Saturday, December 01, 2018

How Not to Crash and Burn (35)

I’m writing at the office today, so it’s time for an office-themed post.

Our Bible’s Solomonic proverbs are roughly 3,000 years old. The ones the king of Israel preserved from other sources are even older. Still, many remain surprisingly useful and informative — even when we attempt to apply them to the goings-on in a modern commercial office building.

Here are three that still work. Mostly.

Assorted Proverbs (Proverbs 20:1-30)

Refusing to Be Drawn In
“It is an honor for a man to keep aloof from strife,
but every fool will be quarreling.”
Some people will dispute absolutely anything. I know; I’ve worked with a bunch of them.

You probably recognize the type: the guy to whom you say “Good morning” who has to stop and explain why, for one reason or another, it really isn’t good at all. Ad infinitum. Either it’s starting to snow, or the subway isn’t running on time, or the inconsiderate repainters of the underground parking garage forced him to leave his car on the street where it will surely be broken into by noon. If you say the sky is blue, he replies that it’s actually aquamarine shot through with cerulean. If you tell a roomful of people you need something from them by nine, he’s the one to give you ten reasons why your request is completely unreasonable, can’t possibly happen and epitomizes management’s chronic failure to set realistic deadlines and its total lack of consideration for the troops. In a meeting about how to most efficiently roll out the new software, he’s the one who is convinced the most valuable use of management’s time is listening to him carp about how the dishwasher in the employee kitchen needs replacing.

People of this personality type are often transparently selfish in their outlook, faulty in their comprehension of the facts, or weak in their arguments. Even when they are technically correct, it is in the most petulant, trivial and obnoxious way possible. It can be tempting to try to put them in their place. But anyone with experience knows this sort of person cannot be placated, distracted or shut down with a sentence or two. In fact, this is precisely what they’re looking for: someone to push back at them and thereby confirm the veracity of all their complaints while giving them an excuse to amp up the rhetoric.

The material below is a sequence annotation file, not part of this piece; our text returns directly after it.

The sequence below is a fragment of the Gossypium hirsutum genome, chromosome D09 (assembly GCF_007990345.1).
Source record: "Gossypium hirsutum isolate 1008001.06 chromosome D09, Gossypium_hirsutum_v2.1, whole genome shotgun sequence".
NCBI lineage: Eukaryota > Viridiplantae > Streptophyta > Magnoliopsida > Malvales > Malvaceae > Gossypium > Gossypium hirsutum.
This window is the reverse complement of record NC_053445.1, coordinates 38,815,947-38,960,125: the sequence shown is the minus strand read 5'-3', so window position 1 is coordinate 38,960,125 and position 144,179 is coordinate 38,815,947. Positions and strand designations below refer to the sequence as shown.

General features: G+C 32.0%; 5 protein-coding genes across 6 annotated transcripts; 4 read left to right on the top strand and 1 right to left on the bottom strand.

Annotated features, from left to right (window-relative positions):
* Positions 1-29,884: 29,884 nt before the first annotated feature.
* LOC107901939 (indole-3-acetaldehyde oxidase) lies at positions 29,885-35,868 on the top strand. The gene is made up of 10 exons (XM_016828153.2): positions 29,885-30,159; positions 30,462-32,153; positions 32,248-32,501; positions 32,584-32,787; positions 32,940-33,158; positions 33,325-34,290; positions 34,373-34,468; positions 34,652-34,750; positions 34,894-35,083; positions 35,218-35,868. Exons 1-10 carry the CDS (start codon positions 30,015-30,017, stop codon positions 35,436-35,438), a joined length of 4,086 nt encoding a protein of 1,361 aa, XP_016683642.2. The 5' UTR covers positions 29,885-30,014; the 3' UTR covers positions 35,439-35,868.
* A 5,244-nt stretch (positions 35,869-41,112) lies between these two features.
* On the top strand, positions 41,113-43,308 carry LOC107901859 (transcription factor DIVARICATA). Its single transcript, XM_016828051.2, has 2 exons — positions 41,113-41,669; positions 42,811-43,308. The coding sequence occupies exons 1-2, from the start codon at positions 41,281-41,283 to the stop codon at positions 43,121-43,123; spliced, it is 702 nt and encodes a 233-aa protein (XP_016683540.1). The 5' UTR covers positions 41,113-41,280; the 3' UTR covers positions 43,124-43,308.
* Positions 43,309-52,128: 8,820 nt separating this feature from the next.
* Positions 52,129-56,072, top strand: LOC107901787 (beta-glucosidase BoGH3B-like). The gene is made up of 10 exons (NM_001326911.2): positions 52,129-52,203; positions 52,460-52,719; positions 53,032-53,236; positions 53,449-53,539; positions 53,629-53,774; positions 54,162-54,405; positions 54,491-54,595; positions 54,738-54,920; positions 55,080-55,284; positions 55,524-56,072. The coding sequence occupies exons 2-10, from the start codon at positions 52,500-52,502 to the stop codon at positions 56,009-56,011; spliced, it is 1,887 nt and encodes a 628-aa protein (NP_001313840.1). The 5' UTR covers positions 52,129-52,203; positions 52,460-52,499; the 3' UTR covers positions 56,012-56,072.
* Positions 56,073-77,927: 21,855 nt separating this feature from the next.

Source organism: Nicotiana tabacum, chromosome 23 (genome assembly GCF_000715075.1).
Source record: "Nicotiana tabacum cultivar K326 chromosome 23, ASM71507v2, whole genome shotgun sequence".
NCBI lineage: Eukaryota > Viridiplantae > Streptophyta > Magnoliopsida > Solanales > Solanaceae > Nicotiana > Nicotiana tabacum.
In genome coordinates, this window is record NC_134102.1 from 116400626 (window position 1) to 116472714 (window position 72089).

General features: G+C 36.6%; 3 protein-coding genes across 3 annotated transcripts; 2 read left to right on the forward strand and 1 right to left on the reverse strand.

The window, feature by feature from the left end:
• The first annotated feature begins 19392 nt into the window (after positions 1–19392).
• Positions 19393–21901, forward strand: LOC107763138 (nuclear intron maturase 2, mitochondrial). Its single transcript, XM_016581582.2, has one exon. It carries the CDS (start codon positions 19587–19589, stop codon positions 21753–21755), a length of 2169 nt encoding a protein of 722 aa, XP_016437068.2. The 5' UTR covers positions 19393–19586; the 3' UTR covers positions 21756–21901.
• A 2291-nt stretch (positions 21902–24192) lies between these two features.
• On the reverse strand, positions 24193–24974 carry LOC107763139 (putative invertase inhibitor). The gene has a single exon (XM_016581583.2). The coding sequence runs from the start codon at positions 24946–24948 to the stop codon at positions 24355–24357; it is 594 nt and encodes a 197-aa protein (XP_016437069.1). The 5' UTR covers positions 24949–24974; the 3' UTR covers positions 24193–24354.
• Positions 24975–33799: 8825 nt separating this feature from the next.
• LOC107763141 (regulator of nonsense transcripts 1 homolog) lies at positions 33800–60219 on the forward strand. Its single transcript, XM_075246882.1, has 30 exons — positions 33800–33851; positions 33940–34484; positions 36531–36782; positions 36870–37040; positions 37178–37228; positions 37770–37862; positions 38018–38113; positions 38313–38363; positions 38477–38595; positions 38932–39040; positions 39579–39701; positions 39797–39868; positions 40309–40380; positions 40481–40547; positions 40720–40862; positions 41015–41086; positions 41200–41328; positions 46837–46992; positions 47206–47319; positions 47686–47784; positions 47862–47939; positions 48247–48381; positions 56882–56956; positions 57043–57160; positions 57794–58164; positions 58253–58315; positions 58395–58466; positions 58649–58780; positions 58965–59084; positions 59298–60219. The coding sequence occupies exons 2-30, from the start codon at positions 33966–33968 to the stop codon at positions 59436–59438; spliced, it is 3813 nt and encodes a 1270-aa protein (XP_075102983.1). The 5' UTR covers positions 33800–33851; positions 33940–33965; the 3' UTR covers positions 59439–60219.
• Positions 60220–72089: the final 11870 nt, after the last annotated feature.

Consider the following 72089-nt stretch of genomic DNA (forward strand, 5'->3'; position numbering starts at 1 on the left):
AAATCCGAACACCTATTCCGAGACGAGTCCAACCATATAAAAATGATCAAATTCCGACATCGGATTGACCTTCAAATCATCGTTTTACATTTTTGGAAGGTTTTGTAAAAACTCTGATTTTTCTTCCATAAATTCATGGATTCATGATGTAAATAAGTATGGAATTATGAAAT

Aloofness is not something we normally think of as a Christian virtue, but this is not a snotty, distant arrogance Solomon is recommending. The Hebrew word here is shebeth, which means literally to do nothing. In 36-point bright red flashing capital letters, DO NOT ENGAGE.

I wish I could cure other well-intentioned members of our staff of trying to correct these rare, terminally cantankerous fellow employees. The “winner” in such engagements is never the man or woman who responds with a more logical argument or has a better possession of the facts. Rather, it is the guy who smiles, says “Have a great day!” and walks the other way.

As fast as he possibly can.

Winnowing the Wicked
“A wise king winnows the wicked
  and drives the wheel over them.”
In primitive rural societies, the threshing wheel was a mechanism used to loosen the husks of picked grain by applying pressure. The wheel was rolled over grain spread out on a flat surface. In modern times, spreading the grain on a country road to be threshed by the wheels of passing vehicles serves the same purpose.

Winnowing is simply the process of separating the good part of the grain from the useless part once it has been threshed. It can be accomplished by throwing the grain into the air with a shovel, fork or fan so the lighter chaff will blow away and the heavier grain will fall to the ground.